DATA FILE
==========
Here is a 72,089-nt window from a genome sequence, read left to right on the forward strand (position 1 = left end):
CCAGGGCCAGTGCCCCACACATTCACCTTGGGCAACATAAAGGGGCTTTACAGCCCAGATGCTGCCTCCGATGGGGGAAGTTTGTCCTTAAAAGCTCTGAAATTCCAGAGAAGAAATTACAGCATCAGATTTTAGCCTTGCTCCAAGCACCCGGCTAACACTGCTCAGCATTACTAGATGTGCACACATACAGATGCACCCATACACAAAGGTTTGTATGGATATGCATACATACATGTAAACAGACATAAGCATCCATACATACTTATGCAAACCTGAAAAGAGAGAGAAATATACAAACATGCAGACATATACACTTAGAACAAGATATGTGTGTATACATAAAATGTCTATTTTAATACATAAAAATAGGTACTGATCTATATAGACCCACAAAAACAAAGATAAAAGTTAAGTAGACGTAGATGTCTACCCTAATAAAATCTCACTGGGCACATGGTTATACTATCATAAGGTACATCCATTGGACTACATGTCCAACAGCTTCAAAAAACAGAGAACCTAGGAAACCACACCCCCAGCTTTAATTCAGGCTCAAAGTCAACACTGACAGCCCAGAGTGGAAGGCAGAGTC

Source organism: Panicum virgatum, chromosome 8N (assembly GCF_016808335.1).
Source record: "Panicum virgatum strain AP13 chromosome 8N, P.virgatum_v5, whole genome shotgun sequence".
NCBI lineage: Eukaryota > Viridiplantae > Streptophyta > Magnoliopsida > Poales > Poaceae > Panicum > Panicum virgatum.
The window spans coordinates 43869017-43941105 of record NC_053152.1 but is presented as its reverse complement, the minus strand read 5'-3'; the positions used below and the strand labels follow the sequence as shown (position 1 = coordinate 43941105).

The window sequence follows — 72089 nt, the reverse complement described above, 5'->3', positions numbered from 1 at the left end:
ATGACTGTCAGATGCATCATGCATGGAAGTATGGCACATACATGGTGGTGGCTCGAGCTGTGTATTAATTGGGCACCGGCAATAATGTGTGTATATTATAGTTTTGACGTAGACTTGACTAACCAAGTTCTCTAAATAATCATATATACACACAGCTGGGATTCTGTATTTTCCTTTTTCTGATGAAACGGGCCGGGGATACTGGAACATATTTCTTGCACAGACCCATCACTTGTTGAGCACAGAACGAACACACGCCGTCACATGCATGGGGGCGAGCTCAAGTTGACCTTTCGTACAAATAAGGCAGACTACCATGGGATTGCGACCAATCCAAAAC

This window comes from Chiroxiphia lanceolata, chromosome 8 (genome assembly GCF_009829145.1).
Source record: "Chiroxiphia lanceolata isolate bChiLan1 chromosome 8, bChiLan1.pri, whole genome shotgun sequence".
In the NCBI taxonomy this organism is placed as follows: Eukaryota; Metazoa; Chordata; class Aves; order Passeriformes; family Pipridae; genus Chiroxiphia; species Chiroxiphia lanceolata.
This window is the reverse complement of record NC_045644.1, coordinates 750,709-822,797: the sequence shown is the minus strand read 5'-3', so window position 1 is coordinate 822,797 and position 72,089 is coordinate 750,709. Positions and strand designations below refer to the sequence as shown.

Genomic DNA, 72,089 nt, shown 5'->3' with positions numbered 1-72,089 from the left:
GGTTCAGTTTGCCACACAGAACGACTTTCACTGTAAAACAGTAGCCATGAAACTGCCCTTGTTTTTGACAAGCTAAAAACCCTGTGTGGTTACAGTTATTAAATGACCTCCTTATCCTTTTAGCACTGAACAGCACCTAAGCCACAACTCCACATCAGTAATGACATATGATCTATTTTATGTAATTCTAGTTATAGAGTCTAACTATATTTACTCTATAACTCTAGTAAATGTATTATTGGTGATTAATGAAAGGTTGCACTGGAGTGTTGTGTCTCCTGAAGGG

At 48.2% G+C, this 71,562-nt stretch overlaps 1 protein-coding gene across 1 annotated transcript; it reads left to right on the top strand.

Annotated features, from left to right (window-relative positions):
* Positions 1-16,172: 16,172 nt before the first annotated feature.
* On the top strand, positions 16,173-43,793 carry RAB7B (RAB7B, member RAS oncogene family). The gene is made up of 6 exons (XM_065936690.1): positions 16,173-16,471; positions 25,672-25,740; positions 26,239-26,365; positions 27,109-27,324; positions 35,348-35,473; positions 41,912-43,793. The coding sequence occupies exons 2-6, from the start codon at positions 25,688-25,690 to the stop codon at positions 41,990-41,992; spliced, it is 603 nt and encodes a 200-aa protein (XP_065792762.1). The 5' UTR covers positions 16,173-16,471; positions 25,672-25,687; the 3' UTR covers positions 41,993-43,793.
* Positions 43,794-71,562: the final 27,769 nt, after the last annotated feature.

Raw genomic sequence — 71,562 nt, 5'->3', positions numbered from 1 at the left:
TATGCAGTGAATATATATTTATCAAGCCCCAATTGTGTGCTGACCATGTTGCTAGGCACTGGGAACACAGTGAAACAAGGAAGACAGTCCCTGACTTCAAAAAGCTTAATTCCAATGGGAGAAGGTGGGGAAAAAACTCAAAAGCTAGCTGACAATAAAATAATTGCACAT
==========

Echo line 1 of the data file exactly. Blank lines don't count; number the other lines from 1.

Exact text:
Here is a 72,089-nt window from a genome sequence, read left to right on the forward strand (position 1 = left end):